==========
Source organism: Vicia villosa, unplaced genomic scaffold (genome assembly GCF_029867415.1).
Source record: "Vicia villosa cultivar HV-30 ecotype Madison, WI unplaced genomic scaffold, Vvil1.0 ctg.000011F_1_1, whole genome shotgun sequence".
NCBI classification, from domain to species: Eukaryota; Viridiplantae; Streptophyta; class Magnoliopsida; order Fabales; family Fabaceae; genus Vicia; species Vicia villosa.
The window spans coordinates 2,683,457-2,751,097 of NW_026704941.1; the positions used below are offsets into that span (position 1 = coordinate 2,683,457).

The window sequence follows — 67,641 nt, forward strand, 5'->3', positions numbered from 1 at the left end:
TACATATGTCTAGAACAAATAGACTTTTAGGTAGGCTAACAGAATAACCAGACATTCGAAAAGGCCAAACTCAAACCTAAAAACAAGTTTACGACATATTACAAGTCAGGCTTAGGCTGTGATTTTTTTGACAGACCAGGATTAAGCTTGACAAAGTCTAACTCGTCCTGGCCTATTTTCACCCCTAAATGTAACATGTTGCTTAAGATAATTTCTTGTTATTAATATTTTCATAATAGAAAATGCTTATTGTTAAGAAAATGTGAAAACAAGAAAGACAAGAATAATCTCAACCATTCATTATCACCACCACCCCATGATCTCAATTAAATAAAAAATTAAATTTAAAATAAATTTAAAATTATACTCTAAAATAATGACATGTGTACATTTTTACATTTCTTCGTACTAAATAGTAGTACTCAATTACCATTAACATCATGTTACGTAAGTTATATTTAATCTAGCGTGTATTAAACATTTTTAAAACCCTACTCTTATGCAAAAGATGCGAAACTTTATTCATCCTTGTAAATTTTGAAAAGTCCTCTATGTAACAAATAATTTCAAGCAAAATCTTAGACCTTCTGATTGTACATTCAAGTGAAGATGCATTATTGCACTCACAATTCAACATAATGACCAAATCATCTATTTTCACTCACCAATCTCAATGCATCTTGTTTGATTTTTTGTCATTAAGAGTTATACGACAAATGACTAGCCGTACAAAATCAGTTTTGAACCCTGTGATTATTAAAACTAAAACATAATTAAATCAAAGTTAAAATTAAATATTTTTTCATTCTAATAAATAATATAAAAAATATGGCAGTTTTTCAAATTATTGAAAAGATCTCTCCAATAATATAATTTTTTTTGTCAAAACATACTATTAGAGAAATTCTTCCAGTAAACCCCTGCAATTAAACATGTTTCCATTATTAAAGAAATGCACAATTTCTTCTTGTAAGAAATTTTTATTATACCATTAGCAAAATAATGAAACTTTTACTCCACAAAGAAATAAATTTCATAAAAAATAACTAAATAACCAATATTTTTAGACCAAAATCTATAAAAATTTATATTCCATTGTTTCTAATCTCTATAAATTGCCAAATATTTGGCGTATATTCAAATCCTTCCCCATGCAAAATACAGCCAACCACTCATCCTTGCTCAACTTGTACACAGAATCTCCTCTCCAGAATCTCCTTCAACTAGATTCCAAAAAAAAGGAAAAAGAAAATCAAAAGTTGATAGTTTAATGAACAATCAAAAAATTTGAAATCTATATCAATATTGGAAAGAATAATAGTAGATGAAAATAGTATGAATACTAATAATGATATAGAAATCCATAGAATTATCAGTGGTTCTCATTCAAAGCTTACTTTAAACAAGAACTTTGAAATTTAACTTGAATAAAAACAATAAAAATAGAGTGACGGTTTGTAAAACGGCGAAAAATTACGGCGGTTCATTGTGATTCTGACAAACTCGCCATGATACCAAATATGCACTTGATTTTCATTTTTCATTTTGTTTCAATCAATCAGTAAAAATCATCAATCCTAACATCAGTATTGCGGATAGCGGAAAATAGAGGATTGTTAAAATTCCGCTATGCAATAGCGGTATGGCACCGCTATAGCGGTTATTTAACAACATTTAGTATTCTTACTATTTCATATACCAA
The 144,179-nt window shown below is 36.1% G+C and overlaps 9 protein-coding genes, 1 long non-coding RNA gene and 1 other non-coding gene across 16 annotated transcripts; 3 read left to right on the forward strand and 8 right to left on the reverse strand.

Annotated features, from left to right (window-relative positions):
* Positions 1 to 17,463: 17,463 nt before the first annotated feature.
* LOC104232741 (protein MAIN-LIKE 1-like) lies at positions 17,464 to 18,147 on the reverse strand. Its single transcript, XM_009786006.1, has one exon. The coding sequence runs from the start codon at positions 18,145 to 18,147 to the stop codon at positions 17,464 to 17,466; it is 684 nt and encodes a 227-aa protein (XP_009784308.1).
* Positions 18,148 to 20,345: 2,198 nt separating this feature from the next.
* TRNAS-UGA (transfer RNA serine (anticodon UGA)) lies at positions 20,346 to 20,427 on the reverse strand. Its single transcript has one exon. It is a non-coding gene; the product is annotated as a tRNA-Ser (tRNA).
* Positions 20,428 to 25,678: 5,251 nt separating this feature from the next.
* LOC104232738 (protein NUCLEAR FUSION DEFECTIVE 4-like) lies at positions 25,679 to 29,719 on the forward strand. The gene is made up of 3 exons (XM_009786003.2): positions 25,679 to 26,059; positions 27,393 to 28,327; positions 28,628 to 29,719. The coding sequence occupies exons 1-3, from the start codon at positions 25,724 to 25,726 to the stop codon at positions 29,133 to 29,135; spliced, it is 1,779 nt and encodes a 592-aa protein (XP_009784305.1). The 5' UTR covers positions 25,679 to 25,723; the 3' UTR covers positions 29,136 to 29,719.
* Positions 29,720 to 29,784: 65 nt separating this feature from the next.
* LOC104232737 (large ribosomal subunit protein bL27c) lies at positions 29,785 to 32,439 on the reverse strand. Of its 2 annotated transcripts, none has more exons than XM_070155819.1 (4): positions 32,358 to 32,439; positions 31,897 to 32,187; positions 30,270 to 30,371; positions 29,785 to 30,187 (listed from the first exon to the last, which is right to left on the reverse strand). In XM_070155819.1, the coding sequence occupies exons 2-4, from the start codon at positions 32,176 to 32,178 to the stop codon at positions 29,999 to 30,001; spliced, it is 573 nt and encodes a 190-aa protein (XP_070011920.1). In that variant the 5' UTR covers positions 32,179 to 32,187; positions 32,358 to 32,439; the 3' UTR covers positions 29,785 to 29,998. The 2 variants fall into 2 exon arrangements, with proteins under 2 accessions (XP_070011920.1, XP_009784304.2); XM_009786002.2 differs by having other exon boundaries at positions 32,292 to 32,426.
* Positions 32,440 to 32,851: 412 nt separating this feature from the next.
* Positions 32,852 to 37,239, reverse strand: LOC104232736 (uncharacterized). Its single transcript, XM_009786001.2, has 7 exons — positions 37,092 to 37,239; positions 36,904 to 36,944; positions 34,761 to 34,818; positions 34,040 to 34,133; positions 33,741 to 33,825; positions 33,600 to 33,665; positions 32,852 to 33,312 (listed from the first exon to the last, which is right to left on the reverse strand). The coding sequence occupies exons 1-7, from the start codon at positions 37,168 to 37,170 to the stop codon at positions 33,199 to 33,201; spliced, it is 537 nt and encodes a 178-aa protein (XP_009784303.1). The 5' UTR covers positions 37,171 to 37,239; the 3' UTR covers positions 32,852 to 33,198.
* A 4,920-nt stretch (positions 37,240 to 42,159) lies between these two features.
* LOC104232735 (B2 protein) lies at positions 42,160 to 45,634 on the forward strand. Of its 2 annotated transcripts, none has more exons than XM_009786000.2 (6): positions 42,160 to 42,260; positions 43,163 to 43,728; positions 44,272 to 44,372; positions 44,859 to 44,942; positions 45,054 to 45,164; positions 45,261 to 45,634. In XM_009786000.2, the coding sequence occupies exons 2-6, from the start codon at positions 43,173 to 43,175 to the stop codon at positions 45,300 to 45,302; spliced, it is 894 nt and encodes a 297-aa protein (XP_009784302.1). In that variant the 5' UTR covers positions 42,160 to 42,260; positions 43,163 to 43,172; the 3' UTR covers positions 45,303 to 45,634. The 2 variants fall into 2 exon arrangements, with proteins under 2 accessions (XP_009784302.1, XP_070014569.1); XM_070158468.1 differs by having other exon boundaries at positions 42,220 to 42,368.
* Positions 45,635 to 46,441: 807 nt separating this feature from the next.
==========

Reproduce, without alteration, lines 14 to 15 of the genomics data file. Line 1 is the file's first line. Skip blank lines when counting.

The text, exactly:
* LOC104232738 (protein NUCLEAR FUSION DEFECTIVE 4-like) lies at positions 25,679 to 29,719 on the forward strand. The gene is made up of 3 exons (XM_009786003.2): positions 25,679 to 26,059; positions 27,393 to 28,327; positions 28,628 to 29,719. The coding sequence occupies exons 1-3, from the start codon at positions 25,724 to 25,726 to the stop codon at positions 29,133 to 29,135; spliced, it is 1,779 nt and encodes a 592-aa protein (XP_009784305.1). The 5' UTR covers positions 25,679 to 25,723; the 3' UTR covers positions 29,136 to 29,719.
* Positions 29,720 to 29,784: 65 nt separating this feature from the next.